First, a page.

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Living in Goa, baking artisanal bread

Living in Goa, baking artisanal bread

Sumitran has baked bread with everything from nolen gur to kasuri methi

Real bread, according to Sujit Sumitran, 54,  is not the kind that’s baked using commercial yeast. It is the rustic classic sourdough loaf, made using natural wild yeast, with a hard and crackling crust that puts a song in his soul. “This is the kind of bread that was baked thousands of years ago and once you start eating sourdough, you don’t want to touch the stuff baked with commercial yeast – it has no texture, no flavour and no nutrition,” he says.

Goa-based Sumitran bakes every alternate day and if you look at his Instagram account @sujitsumitran, it’s difficult to believe that he took to baking just two years agot. He has baked with nolen gur (palm jaggery, a winter favourite of Bengalis) and aam kasundi (raw mango and mustard paste also from Bengal),  kottamalli thokku (spicy coriander relish from Tamil Nadu), kasuri methi (dried fenugreek leaves) with green chillies and paanch phoran (the Bengali five-spice mix of nigella, fennel, fenugreek, mustard and cumin seeds). “I’ve even used the tayir sadam (South Indian curd rice) tempering (mustard seeds, curry leaves, cumin seeds, red chillies and asafoetida) and have been really happy with the results,” says Sumitran, “I look for slightly different or even weird ingredients when I travel, and I’ve realised that I love playing around with Indian flavours.”


Sumitran conducts baking workshops in Goa, and (right) a Pain de Campagne

A leadership coach by profession, Sumitran says that his earliest memories of bread were made while growing up in Mumbai. “I was the one who was always sent out to buy bread, and I remember buying Wibs or Modern. I would use the bread packets to cover our school notebooks because brown paper would wear off quickly.” It was in the late Eighties, in Chennai, that he got hooked onto flavoured bread. “I knew nothing about bread and remember going to Hot Breads, which had just opened,” says Sumitran, “For the first time, I picked up buns stuffed with all kinds of goodies – cheese, vegetables, mince.” Baking began when his wife drew his attention to a bread-making machine. “I tend to get attracted to gizmos, but I was really disappointed with the output of the bread-maker and was getting tired of the predictable results using commercial yeast.” He searched extensively for alternatives online besides blogging and reaching out to artisanal bread makers on social media.

In mid 2014, when he had almost given up, Sumitran received a package from across the globe from another ardent baker, or a “Samaritan from San Francisco”, as Sumitran describes him. It contained two dehydrated starters or natural yeast – the Ischia (an Italian culture) and the San Francisco starter. “It’s almost as if the universe had conspired to fulfill a life-long love story with baking bread.” He’s avoided baking with commercial yeast since.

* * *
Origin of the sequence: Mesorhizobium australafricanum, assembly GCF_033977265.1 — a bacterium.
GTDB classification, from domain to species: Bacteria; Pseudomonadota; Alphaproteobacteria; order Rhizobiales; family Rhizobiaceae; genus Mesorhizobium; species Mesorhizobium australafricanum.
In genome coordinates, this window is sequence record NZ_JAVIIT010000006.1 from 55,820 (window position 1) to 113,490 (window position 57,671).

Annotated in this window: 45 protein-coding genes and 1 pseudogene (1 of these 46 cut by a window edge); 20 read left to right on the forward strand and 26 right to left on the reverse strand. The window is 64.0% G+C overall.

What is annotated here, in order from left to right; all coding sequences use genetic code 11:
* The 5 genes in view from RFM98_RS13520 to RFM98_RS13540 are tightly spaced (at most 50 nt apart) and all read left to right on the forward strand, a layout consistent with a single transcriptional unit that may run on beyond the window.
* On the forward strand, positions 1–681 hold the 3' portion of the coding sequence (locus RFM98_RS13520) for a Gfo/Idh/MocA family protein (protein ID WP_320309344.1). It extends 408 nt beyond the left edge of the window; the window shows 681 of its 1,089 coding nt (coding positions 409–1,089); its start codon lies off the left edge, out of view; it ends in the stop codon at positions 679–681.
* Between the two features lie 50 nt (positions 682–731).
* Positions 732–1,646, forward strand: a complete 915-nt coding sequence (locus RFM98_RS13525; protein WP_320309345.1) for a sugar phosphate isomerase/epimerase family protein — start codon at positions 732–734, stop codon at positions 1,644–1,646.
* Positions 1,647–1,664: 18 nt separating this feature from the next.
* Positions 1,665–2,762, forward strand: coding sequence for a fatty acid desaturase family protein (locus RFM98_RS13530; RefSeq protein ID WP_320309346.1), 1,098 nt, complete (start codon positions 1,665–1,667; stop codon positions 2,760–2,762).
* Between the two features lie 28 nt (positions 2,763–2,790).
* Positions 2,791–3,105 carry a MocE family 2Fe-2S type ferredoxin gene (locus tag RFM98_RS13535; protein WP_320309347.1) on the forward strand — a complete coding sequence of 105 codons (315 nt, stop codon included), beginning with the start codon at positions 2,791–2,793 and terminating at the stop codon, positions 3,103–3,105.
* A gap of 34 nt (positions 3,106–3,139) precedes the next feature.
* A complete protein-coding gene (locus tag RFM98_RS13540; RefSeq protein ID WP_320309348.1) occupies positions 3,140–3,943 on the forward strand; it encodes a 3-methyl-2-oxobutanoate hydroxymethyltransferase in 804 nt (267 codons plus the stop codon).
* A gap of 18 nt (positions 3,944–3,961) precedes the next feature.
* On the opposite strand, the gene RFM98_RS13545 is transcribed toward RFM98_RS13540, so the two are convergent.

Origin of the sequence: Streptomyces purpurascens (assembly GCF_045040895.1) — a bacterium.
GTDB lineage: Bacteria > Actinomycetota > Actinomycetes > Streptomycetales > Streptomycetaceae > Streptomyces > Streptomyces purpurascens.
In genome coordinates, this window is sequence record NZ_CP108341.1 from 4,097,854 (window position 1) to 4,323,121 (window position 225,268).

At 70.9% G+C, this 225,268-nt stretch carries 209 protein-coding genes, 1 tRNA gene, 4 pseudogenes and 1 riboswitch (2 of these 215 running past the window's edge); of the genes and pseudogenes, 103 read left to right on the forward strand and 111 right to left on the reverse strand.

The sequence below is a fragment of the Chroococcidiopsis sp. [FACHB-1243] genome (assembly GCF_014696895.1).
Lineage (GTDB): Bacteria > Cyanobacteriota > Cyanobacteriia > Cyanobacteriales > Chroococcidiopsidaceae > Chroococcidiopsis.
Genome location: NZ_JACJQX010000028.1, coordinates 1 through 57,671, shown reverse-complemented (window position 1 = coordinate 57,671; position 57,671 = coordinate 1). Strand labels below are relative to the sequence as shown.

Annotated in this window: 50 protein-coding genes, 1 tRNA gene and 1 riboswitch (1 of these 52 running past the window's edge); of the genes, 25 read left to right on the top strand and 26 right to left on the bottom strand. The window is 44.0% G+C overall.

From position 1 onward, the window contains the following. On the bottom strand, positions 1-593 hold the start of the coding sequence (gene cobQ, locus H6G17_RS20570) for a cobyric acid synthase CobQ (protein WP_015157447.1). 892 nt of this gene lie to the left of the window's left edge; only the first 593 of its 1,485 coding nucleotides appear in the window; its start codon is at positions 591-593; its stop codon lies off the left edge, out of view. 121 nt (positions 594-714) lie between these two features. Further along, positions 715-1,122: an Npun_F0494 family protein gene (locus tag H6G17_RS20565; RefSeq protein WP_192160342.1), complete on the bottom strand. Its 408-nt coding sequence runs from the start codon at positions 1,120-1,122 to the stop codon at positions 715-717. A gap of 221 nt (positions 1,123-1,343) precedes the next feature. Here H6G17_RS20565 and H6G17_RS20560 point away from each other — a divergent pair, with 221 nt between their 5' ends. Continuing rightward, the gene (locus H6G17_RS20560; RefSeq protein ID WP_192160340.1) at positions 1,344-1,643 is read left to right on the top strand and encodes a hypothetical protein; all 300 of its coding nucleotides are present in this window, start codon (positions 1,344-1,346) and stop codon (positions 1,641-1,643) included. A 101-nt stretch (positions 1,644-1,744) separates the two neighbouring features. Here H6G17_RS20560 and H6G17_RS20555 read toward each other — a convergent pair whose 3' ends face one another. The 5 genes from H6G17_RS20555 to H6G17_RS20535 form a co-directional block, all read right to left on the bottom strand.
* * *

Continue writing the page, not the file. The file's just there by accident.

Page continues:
Green Chilli and Cheddar Sourdough-tile

(Clockwise from top left) Sumitran’s range of sourdough breads including green chilli and cheddar, coconut milk and fresh coriander, sesame seed and saffron with potato. Photographs by Sujit Sumitran

Another tipping point for his baking was when his parents started living with him. “I had somebody to feed. My dad is 92 and my mom is 80. They struggle to eat the crusty bread, so I started baking enriched bread with eggs and milk which make the loaf soft and pillowy. Soon, I also added veggies to the bread so they could eat it with Indian curries.” His saffron and potato sourdough was one such successful experiment.  Almost a year into baking, he switched to a cast iron Dutch oven instead for better results.

Over time, Sumitran realised that baking is no ordinary craft. “It’s a sensory experience. When you make bread, the damn thing comes alive, grows and multiplies. You’re constantly touching and feeling to check when the dough is ready. The wisdom lies in the touch and it’s almost like how a physiotherapist or a masseur operates. You intuitively figure how to knead and what to do.” Sumitran takes about a minimum of eight staggered hours to make a single loaf of sourdough bread. “The store-bought yeast takes about three hours from start to finish, but that’s because it’s super strong and super efficient,” says Sumitran, “But the ideas of convenience, speed and efficiency are baloney when it comes to food. I think commercial yeast is the reason why so many people are now gluten intolerant, simply because the dough hasn’t been given the time to be broken down by a natural, organic process.”